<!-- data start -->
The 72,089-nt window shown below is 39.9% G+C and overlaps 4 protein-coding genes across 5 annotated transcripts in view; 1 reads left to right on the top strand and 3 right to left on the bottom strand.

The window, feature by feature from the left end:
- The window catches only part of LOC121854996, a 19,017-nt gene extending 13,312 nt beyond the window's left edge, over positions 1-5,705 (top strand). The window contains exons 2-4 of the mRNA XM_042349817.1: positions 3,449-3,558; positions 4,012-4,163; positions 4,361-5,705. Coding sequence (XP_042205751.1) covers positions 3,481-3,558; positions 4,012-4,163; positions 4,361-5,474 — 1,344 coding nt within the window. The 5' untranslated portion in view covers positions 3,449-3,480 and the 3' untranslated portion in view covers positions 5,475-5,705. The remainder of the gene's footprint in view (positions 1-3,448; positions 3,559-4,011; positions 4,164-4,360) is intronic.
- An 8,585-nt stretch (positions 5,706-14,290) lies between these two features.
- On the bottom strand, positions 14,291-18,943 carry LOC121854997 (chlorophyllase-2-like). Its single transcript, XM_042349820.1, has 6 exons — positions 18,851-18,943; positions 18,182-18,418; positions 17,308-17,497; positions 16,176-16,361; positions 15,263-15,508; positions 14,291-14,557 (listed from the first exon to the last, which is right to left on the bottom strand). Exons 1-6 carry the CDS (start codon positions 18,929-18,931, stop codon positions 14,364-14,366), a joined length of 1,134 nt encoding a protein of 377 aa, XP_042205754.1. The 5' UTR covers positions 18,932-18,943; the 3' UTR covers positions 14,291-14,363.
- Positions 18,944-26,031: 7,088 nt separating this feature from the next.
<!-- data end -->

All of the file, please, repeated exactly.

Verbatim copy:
The 72,089-nt window shown below is 39.9% G+C and overlaps 4 protein-coding genes across 5 annotated transcripts in view; 1 reads left to right on the top strand and 3 right to left on the bottom strand.

The window, feature by feature from the left end:
- The window catches only part of LOC121854996, a 19,017-nt gene extending 13,312 nt beyond the window's left edge, over positions 1-5,705 (top strand). The window contains exons 2-4 of the mRNA XM_042349817.1: positions 3,449-3,558; positions 4,012-4,163; positions 4,361-5,705. Coding sequence (XP_042205751.1) covers positions 3,481-3,558; positions 4,012-4,163; positions 4,361-5,474 — 1,344 coding nt within the window. The 5' untranslated portion in view covers positions 3,449-3,480 and the 3' untranslated portion in view covers positions 5,475-5,705. The remainder of the gene's footprint in view (positions 1-3,448; positions 3,559-4,011; positions 4,164-4,360) is intronic.
- An 8,585-nt stretch (positions 5,706-14,290) lies between these two features.
- On the bottom strand, positions 14,291-18,943 carry LOC121854997 (chlorophyllase-2-like). Its single transcript, XM_042349820.1, has 6 exons — positions 18,851-18,943; positions 18,182-18,418; positions 17,308-17,497; positions 16,176-16,361; positions 15,263-15,508; positions 14,291-14,557 (listed from the first exon to the last, which is right to left on the bottom strand). Exons 1-6 carry the CDS (start codon positions 18,929-18,931, stop codon positions 14,364-14,366), a joined length of 1,134 nt encoding a protein of 377 aa, XP_042205754.1. The 5' UTR covers positions 18,932-18,943; the 3' UTR covers positions 14,291-14,363.
- Positions 18,944-26,031: 7,088 nt separating this feature from the next.